Saturdays have always meant one thing to me: Pancakes. Now, I don’t have pancakes every weekend, but a Saturday with pancakes just has to turn into a good day. As a kid, my little brothers and I would always wake up with my father already in the kitchen cooking up a huge pancake breakfast. I’ve got so many memories of the family-sized electric griddle plugged into the wall and the familiar smell of the kitchen and dining room turning into our own personal classic diner. We’d all gather around the table, lazy, half-dressed and hungry and Dad would flip some pancakes on to our plates. There were frequent debates on whether syrup is poured before or after slicing up the pancakes, and there were always extra pancakes to go in the freezer for after school snacks the following week.
Now, those pancakes weren’t vegan but it didn’t take much work to come up with a convincing conversion. My attempts in the early 90s were usually not nearly as successful as nowadays: I’ve learned more about measurements, mixing, and properly seasoned pans. All crucial to good pancakes. Over-mixed batter makes rubbery cakes and too much oil in the pan results in a fried pancake. Pancakes take practice, but don’t believe the hype when people tell you good pancakes can’t be made vegan!
Pile up some fresh fruit and throw on some walnuts. Some decent maple syrup or blackstrap molasses is a great way to go.
Note to my dear German friends, please don’t confuse these with traditional Pfannkuchen or Eierkuchen! American pancakes are big, fat and fluffy. We’ll get to your skinny little crêpes later, mon cher.
Give it a shot and tell us which figurative side of the Atlantic you’re on this morning.
makes 4 to 6 pancakes / time: 25 min
1 1/2 cups flour (of your choice)
1 1/2 cups rice milk or soy milk
1 tspn oil
1 1/2 tspn baking powder
3 Tbs sugar
1 tspn flax seeds ground
1 Tbs chickpea flour
1/4 tspn salt
1/4 – 1/2 tspn cinnamon
- Mix flours, baking powder, sugar, flax, salt, cinnamon in a large mixing bowl.
- Add oil, rice milk and whisk only until batter is mostly smooth. Some small clumps are okay. Do not overmix!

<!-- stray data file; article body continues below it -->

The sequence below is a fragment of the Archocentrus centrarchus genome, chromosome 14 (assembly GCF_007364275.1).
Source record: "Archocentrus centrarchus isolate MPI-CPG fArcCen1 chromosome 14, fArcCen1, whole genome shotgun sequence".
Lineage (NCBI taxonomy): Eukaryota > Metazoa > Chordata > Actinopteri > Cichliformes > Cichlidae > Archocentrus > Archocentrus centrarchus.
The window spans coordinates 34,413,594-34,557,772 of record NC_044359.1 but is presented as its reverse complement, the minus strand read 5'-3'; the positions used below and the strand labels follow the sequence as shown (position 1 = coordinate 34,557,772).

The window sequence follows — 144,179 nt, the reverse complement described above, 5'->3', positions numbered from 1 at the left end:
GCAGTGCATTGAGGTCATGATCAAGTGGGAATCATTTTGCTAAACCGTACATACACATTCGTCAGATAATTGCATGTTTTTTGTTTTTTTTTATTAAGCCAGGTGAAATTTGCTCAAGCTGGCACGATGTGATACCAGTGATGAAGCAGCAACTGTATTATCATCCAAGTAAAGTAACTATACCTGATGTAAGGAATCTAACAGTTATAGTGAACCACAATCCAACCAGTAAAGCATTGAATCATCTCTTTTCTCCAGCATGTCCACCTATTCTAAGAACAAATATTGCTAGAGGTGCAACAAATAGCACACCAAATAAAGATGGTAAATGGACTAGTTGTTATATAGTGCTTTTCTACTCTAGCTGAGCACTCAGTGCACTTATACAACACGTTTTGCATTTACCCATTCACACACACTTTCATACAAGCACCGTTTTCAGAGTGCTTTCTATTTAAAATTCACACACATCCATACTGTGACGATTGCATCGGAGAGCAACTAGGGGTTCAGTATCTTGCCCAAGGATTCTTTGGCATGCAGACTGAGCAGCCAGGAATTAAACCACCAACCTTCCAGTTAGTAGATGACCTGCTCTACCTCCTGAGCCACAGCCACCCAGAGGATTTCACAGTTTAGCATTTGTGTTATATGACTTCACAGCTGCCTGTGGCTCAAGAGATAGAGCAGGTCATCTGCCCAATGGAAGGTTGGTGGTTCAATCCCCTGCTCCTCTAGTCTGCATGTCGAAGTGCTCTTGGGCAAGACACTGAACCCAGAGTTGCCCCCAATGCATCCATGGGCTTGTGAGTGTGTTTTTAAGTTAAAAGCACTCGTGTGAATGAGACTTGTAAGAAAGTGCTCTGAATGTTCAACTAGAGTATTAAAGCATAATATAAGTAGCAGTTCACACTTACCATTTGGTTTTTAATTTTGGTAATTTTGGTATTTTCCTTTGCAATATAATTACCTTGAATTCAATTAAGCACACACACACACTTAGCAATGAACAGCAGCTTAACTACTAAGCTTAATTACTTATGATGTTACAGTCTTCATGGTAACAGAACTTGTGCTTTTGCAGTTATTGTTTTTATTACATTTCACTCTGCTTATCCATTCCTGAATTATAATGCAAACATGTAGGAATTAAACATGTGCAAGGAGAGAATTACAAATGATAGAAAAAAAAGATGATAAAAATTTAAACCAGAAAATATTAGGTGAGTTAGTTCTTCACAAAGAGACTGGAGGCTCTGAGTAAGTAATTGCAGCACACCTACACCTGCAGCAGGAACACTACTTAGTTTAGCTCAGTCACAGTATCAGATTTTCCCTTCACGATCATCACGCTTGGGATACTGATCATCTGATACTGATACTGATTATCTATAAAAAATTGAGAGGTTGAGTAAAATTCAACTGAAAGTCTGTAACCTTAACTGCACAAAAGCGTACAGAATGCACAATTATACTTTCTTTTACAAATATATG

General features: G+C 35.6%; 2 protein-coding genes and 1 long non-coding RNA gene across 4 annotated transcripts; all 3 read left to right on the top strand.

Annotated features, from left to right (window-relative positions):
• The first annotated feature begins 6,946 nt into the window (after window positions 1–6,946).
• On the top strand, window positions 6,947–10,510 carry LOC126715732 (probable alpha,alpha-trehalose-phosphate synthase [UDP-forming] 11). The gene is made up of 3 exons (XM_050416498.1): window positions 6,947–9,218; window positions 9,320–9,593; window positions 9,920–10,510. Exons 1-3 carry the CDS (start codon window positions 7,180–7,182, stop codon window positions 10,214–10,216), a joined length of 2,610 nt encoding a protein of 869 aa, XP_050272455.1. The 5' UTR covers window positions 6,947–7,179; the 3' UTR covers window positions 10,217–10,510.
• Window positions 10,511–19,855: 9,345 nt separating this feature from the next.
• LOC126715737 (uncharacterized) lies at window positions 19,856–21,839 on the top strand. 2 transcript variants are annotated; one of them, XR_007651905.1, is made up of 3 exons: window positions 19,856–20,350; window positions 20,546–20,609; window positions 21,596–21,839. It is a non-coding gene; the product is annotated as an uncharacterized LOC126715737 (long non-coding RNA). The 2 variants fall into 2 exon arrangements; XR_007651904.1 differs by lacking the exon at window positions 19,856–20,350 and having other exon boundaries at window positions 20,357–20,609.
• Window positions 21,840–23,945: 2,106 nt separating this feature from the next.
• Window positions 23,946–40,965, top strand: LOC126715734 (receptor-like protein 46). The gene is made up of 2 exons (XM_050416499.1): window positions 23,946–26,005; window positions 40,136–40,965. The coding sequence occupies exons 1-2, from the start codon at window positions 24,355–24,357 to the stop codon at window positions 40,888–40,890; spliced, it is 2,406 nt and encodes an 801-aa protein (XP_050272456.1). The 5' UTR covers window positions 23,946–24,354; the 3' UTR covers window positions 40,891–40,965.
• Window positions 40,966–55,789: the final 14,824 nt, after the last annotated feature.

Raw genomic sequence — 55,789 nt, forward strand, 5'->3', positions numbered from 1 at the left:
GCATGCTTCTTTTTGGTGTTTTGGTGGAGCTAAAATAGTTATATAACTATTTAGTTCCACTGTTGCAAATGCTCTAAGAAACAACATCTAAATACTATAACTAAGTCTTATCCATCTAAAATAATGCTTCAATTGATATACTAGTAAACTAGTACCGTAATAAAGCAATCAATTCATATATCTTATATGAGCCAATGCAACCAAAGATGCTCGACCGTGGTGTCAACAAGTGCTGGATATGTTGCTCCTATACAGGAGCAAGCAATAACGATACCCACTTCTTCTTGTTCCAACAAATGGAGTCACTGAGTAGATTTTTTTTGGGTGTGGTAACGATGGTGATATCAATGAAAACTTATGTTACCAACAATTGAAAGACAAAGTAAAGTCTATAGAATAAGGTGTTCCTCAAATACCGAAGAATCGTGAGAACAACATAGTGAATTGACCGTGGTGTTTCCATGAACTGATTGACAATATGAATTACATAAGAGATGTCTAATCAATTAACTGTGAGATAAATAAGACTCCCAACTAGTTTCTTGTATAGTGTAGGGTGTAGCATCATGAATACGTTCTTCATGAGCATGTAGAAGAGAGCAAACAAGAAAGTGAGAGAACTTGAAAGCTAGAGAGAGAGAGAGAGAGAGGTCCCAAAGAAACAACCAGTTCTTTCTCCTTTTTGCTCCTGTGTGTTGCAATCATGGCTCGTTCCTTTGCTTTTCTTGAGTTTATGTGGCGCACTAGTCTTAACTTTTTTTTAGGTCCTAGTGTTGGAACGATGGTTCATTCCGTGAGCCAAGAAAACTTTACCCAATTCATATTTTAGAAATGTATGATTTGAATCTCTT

- Heat a frying pan, preferably a well-seasoned cast iron pan on medium to medium high. Two pans at once? Respect!
- Put a few drops of oil on the pan and rub it all around with part of a paper towel. Cooking spray can also be used. Do this before each pancake.
- When a drop of water sizzles and dances on the surface the pan is ready.
- Pour about 1/4 to 1/3 cup of batter onto pan. Pour directly from your bowl if it has a spout, or use a cup or ladle. Batter should run out and flatten slowly. If too thick, add more liquid. If too thin, add some flour. Stir a few turns and try again.
- When bubbles form consistently on the edges and in the center of pancake, check underside if ready to flip. Lift an edge with a spatula, look for that golden brown color. If this takes longer than 2 minutes, turn up the heat slightly.
- Flip the pancake over and cook for 1-2 more minutes.
- Transfer finished pancake to a tray or plate in a warm oven or another pan on low heat and cover. Sparsely re-oil pan, do next pancake.
- Top them with some margarine, fruit, nuts, syrup and serve.
Variations: Unless you’re really lazy this morning (afternoon?!), throw some berries, sliced bananas, chocolate or carob chips, or nuts into the batter just after you’ve poured a pancake. Some like to mix extras directly into the batter before pouring; I like the more uniform handiwork at the stove. Inner hippie coming out strong today? Add a teaspoon of ground hemp seeds and replace half or all of the flour with wholewheat or spelt flour. Nice one, dude!